Jimmy Lwamafa, the former permanent secretary in the ministry of Public Service, yesterday disowned his police statement.
He told the Anti-Corruption court that the statement was extracted under duress. Lwamafa, together with former public service ministry officials Christopher Obey (principal accountant) and Stephen Kunsa Kiwanuka (director for research and development) are accused of illegally including Shs 88.2 billion meant for civil servants into the ministry's budget as a purported pension contribution to the National Social Security Fund (NSSF) yet they knew civil servants don't contribute to the fund.
The suspects face charges ranging from causing financial loss, abuse of office, false accounting and conspiracy to defraud government. On the second day of his testimony, Lwamafa denied the contents of the police statement he made on February 3, 2013 at CIID headquarters in Kibuli.
In the statement, Lwamafa had incriminated himself by admitting that though they budgeted for the NSSF funds, they knew that civil servants don't contribute to the fund.
"My lord, I was under pressure. When you are under pressure, you can just say anything; the environment at Kibuli [police station] isn't the best," Lwamafa said.
"My blood pressure went up, I lost my mind and my lord if you were to go through what I went through, you would understand what I'm talking about," he said.
This prompted the trial judge Lawrence Gidudu to ask him if policemen showed him crocodiles. "No my lord, but the way they handled me," Lwamafa said, adding,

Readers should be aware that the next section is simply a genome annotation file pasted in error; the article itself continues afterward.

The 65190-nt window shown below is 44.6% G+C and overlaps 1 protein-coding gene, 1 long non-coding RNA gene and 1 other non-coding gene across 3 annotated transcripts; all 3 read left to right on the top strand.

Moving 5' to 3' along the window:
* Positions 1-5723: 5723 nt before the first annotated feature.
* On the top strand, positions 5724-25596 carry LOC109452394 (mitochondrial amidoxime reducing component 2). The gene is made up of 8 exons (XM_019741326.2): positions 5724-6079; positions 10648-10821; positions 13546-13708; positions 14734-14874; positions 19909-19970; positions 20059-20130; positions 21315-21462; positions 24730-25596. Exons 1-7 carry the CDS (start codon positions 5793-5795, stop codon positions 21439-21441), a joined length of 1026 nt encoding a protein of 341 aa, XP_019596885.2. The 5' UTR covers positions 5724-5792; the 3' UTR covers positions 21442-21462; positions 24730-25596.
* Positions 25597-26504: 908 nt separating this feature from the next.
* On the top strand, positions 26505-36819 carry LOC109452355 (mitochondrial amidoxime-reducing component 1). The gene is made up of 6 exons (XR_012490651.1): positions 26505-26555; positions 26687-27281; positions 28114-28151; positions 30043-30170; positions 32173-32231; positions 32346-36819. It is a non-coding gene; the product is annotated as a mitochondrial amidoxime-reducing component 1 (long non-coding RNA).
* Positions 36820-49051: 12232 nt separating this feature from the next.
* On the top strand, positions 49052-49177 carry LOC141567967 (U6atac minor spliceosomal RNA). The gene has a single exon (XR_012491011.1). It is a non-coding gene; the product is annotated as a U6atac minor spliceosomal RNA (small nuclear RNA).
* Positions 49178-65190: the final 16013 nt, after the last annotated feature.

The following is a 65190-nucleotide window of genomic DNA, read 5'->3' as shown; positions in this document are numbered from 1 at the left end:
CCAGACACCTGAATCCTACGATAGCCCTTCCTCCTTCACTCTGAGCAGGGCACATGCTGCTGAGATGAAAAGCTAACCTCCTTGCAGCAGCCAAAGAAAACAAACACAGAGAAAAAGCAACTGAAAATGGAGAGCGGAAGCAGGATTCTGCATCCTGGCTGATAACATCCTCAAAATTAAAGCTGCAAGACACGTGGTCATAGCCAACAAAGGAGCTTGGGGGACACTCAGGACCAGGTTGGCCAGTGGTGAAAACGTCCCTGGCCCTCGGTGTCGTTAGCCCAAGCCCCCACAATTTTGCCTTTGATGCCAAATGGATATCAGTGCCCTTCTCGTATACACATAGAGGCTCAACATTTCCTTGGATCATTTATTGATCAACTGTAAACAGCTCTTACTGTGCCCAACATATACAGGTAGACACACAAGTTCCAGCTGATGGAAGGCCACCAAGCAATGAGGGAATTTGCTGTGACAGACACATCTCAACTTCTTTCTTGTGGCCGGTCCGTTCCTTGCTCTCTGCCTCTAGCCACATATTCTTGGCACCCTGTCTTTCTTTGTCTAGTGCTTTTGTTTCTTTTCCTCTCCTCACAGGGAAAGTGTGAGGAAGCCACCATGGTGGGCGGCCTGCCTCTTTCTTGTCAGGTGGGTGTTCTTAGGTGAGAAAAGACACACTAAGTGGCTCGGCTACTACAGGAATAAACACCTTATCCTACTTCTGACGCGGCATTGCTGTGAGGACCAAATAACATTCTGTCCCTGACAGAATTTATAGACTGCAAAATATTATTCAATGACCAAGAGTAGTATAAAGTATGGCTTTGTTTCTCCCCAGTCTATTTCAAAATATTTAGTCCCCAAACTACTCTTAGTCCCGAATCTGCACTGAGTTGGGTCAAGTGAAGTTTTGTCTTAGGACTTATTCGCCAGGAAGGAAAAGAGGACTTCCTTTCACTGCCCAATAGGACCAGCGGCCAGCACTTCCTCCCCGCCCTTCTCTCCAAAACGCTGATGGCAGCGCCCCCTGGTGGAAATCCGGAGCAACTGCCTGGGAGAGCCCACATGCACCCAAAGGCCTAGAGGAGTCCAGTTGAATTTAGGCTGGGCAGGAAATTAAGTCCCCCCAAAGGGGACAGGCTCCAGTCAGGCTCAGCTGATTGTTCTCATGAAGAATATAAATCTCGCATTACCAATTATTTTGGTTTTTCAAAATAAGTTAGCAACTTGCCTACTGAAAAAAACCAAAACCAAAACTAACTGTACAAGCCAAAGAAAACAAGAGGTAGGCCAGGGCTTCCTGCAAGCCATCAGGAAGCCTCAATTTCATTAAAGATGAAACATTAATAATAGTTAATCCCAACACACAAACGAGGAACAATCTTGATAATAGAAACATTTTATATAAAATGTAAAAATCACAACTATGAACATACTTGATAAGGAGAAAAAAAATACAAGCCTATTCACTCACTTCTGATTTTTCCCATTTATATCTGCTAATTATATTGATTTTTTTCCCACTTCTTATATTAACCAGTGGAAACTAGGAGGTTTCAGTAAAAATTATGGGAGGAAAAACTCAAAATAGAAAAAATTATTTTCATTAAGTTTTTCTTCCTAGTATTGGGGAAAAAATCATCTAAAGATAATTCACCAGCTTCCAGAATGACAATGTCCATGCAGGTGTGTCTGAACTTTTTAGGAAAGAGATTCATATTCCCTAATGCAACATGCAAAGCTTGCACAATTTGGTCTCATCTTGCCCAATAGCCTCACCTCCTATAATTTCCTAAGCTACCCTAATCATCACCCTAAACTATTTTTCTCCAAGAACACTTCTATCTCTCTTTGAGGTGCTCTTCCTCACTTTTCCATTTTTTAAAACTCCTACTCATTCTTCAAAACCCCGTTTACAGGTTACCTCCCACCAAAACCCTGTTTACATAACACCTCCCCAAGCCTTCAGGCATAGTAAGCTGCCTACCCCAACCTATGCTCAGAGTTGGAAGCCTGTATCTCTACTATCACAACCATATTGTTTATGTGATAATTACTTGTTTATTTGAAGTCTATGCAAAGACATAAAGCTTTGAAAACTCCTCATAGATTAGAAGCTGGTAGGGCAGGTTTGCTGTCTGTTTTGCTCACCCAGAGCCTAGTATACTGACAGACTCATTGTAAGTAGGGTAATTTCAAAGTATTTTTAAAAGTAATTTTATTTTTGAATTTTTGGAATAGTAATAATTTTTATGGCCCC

"They put me in the double-cabin [truck], they sat on me and drove off at a very high speed. I was not under the right frame of mind."
But Justice Gidudu wasn't done, he pointed out that Lwamafa was arrested in September 2012 and he made the statement in February 2013. To the judge, this was enough time for Lwamafa to recover from any torture.
"My lord, I was just on bond. I had not gained my freedom that is why I told police things which were not true," he said.
Lwamafa, who was cross-examined by state prosecutor Barbra Kawuma, denied that he, together with Kunsa and Obey, defended the budget estimates for the financial years 2010/2011 and 2011/2012 in parliament like he said in his police statement.
In the budget estimates, the accused included Shs 88 billion meant for NSSF contributions and parliament approved the same. Justice Gidudu intervened and suggested that Lwamafa was disowning his statement because he didn't want to implicate his co-accused. But Lwamafa roundly rejected the judge's assertion.
On Monday, Lwamafa explained that he learnt about the alleged irregular inclusion of the NSSF item in the budget for the two financial years, after the late Chris Kassami, then Secretary to the Treasury, wrote to him demanding an explanation. This contradicted his police statement in which he said that he first learnt of the scandal when the Auditor General John Muwanga wrote a report to parliament.
When his lawyer Evans Ochieng asked him why the NSSF item reappeared in the following financial year of 2011/12 yet he had written to the Finance ministry in the previous year to say it had been included in error, Lwamafa said in the second financial year, he was on his way out of the ministry and that before he left office no new red flag had been raised. The trial is still going on.
Source: The Observer.